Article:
“What if it happened?” Amleth pressed. He had to know. If the dragon were gone, no one else would die. There would be no more orphans. “What if a horrendous storm came and took the dragon out of the world? Could it get back in? Or would it be gone forever?”

The other children looked to Grandmamma for an answer.

“That’s a difficult question. No one knows the answer. However, deep in the mountain, under the dragon’s lair, lies a crystal sphere. No one knows exactly where. It is told that one day a man will come from far away, from through the window perhaps. He will find the sphere and then the dragon will be uprooted from its nest and cast from our world. The sphere will seal the window shut and evil will be gone forever. That day our people will know peace.”

“I know that legend.” Amleth’s voice sharpened for he had a hard time believing that story. “A curse haunts the caves where they say the sphere is hidden. No one can find it. Our fathers search the mountain, see visions, and come home wild and crazy, if at all. We wait for them, caged like wild animals, wondering if we’re orphans.” Amleth’s voice fell short, fading into the sound of the wind.

“You carry a heavy burden, Amleth. I am sorry,” she said.

Amleth faced the fire. He felt as though he would burst, yet he didn’t want the other children to see him weak. He was the brave one, the strong one.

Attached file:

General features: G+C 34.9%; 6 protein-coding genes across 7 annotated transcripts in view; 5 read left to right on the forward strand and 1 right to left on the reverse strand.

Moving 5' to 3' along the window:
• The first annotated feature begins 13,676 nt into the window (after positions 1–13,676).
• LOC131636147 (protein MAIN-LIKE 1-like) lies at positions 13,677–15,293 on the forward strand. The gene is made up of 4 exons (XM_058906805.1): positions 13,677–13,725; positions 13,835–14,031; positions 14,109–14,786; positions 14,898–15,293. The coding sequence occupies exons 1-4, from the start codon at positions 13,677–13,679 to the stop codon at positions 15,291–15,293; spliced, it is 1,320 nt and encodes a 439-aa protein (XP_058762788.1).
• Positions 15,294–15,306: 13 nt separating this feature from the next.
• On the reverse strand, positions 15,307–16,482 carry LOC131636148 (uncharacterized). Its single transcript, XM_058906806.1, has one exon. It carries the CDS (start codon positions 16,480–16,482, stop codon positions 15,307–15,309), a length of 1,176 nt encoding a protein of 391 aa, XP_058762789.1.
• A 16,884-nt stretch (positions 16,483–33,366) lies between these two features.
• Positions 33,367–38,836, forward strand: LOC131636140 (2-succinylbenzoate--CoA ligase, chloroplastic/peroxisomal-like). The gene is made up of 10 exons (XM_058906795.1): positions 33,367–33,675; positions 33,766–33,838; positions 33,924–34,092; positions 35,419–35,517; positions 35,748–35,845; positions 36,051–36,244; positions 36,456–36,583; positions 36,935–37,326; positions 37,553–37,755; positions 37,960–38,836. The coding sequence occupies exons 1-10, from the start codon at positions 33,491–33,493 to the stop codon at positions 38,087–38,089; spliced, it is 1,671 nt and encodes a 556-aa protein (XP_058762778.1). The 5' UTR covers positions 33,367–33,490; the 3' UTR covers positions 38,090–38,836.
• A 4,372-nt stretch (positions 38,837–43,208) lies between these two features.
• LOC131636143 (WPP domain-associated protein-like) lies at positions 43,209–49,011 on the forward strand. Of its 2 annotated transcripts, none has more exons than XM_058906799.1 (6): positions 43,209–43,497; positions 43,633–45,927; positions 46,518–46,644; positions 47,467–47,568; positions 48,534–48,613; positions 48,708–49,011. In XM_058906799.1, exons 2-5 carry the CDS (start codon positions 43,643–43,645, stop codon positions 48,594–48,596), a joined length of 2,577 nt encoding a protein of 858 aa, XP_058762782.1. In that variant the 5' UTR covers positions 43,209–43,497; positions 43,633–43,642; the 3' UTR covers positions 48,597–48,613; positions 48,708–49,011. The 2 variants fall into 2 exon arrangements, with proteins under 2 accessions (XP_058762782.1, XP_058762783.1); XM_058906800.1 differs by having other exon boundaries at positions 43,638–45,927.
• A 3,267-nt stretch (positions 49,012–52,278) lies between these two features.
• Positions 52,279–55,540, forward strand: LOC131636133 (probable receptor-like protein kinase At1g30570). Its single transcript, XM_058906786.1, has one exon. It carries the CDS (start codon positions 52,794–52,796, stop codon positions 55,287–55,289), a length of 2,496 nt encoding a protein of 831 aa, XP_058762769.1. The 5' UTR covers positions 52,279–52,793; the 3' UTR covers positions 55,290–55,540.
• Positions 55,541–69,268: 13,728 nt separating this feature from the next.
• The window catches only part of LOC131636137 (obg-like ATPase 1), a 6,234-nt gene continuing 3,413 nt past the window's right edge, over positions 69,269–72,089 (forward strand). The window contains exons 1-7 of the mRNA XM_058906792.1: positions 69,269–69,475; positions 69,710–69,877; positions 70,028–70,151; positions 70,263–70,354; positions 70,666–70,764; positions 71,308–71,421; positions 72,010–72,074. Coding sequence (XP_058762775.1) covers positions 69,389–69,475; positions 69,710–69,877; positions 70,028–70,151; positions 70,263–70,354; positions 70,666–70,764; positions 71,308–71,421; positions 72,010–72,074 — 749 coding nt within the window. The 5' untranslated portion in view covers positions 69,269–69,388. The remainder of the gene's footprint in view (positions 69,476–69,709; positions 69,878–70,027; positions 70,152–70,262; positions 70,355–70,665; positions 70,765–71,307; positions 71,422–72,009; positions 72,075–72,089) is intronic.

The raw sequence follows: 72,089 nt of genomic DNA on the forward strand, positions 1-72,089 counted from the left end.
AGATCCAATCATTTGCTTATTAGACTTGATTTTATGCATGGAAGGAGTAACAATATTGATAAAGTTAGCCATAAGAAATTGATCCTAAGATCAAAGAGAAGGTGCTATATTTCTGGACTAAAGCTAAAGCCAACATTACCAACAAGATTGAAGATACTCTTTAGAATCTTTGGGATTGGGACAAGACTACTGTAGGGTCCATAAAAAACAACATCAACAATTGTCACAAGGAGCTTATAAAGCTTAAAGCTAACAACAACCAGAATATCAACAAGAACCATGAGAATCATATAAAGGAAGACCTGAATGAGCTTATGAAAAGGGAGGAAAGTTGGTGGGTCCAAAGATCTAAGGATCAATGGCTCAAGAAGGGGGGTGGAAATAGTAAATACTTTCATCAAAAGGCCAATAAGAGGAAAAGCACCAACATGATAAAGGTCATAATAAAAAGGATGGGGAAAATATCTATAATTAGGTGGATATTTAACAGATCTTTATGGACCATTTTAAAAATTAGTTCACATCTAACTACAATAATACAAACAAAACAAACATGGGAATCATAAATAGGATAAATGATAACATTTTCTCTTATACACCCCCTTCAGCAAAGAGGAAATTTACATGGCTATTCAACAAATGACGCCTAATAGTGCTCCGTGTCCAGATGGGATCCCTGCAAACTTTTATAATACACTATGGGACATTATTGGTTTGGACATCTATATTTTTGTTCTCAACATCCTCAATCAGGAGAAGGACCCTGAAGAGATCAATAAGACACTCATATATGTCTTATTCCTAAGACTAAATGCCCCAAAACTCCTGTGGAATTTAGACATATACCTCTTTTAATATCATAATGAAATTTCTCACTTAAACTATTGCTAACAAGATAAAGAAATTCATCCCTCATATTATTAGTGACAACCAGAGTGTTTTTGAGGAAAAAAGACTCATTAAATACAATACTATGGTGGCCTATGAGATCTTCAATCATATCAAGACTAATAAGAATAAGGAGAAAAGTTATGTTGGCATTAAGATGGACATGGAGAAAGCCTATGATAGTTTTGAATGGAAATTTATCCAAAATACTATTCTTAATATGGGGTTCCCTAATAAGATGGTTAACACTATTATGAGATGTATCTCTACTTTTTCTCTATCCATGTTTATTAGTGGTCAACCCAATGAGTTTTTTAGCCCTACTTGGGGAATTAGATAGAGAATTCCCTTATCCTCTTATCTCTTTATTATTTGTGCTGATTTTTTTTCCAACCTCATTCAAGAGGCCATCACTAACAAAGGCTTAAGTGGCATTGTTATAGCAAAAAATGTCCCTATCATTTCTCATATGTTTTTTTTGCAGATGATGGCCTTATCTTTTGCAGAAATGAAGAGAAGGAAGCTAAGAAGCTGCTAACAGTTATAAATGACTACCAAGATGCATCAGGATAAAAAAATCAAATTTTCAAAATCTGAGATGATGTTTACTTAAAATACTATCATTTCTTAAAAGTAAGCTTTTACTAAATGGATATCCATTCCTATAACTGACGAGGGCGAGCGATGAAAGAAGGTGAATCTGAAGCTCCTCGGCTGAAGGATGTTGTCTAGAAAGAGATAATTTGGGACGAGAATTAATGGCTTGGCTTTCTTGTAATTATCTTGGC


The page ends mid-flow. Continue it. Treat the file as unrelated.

“What’s on the other side of the windows of the world?” another boy asked.

The old lady laughed. “You children are filled with too many questions tonight.”

“They don’t want to go to sleep,” an older girl said with a smile.

The old lady nodded, a twinkle in her eye. “There is a Great River, A Great Man, on the other side of the world, who washes all the evil clean. This Man will not wash the dragon from our world. Instead, he will send it far away to the land of fire where it belongs.” Grandmother stood. “Now it’s time to sleep.”

The children nestled into their sheepskins as the woman covered each of them, gently resting her hand on their heads, and whispering in their ears.

“Lay, and rest, Amleth,” she spoke softly when the others were tucked in their beds.

He took out a sheepskin from a pile of blankets and laid it down apart from the other children. He’d rest, still, how could he sleep knowing his father was injured and suffering in the snowstorm?

The woman stroked his hair. “They will find your father.”

He wanted to believe her. He wanted to hold on to hope.

With the children tucked in their beds, the woman settled into her own fleece and whispered, “Maybe the winds will rest in the morning.” She closed her eyes.

Before dawn, a violent rapping at the door awoke Amleth. The woman sat up and looked around the room. The fire had died to ashes and all the other children were sleeping. He looked at her anxiously.

She rose, picked up her shawl and walked to the door, opening it slightly. Snow blew in through the crack and coated her skirt.

“They found him.”

Amleth jumped out of his bed and raced to the woman, looking out at the messenger.

“They’ve brought him to the House of Helbrede”

“The House of Helbrede? Then he’s alive?” Amleth’s heart raced with excitement.

“Barely,” the messenger said.

The old woman turned to him. “Go. Be with your father.”

Amleth grabbed his woolen fleece and left with the messenger.


To see my portfolio please click the button below.